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The T riding without a safety net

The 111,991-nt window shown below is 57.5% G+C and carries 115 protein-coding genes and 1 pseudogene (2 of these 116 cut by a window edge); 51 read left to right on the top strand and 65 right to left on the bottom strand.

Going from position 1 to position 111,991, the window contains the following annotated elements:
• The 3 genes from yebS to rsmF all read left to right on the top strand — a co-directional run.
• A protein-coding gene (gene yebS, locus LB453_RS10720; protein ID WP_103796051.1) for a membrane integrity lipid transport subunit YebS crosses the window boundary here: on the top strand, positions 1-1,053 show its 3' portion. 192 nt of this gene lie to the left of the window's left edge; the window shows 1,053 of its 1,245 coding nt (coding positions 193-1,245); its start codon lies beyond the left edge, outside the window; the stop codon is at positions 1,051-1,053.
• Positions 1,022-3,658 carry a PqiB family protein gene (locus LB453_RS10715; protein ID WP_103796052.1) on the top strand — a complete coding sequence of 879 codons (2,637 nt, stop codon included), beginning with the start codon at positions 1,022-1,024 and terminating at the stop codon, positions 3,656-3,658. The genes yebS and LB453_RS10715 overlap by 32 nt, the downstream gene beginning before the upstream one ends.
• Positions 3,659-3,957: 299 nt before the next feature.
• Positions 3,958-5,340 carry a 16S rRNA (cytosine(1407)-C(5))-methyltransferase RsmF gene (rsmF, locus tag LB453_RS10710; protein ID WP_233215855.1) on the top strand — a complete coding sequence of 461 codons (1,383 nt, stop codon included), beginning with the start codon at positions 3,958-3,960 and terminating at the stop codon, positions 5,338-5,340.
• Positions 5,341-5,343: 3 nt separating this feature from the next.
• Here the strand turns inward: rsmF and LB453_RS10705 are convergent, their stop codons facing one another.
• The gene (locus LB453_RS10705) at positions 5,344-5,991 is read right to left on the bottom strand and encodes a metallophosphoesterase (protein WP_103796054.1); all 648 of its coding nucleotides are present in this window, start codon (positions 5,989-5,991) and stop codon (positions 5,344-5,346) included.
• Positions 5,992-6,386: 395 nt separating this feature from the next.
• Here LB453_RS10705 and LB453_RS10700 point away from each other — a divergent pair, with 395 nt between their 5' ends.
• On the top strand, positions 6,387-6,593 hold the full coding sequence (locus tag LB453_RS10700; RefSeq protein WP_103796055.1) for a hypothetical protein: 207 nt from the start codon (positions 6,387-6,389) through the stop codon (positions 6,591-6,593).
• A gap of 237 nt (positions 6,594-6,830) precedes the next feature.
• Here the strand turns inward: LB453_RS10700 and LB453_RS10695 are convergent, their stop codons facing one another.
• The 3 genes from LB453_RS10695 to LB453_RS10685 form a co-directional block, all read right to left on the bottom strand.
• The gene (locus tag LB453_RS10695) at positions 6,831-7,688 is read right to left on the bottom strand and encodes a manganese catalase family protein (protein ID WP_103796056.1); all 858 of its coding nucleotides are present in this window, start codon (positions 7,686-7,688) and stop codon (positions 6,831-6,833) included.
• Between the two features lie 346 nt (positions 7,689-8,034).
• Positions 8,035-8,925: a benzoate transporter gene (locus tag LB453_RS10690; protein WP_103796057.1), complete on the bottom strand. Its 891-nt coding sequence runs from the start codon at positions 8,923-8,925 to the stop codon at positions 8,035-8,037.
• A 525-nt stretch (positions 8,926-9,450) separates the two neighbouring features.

It was the plan that didn't float. City Commissioner Boog Highberger at Tuesday evening's City Commission meeting made one more effort to create a backup plan to ensure that the city's public transit system will operate in 2009, even if voters reject a two-tenths of one percent sales tax initiative that likely will be on the ballot in November. Here's what he proposed: ¢ Step 1 - Raise the 2009 mill levy by 2.52 mills. ¢ Step 2 - Continue with plans to put the 0.20 percent sales tax question on the ballot. ¢ Step 3 - Let voters decided on the sales tax issue. City commissioners would then react in one of two ways. If voters reject the sales tax, the 2.52 mills of property tax collections would be used to fund the city's bus system. If voters approve the sales tax for public transit, the 2.52 mills would be used to eliminate the 12 percent water rate increase that residents are slated to pay in 2009. "It was really the only mechanism I could find to refund that money generated by the increase in the mill levy," Highberger said. Highberger's plan, though, didn't win a single vote of support. The first step in Highberger's plan was a fatal one. No commissioner, other than Highberger, has shown any support for increasing the city's property tax rate in 2009. So, for the time being, it looks like the T will be riding without a safety net. But that could change. Mayor Mike Dever at the end of Tuesday's meeting said he does have an interest in creating a backup plan for public transportation if voters reject the sales tax. But he's not particularly interested in creating it now, he said. "We need to have a plan if it fails, but right now I want to focus on having this succeed," Dever said. Dever said he is concerned that too much talk of what will happen if the sales tax fails will create a self-fulfilling prophesy of the sales tax failing. The big question, however, is how much ability the city would have to create a backup plan under the budget that they're poised to pass. The budget commissioners are moving forward on doesn't have any property tax funding for the T, and it is not as if the city can simply increase the mill levy after the November election. Property tax bills already will have been sent, and the city will have lost its ability to collect any additional property taxes at that point. But Dever has said there are some reserve funds the city has available that could operate a very limited public transit system for about a year. And, of course, the city could choose to cut other services and use the savings to fund the T, although it likely would have to be a scaled down version as well. But if that is what commissioners are planning to do, they didn't tip their hand Tuesday. "If you really believe the T should be sustained, you really should support a sales tax for it," Commissioner Sue Hack told the crowd.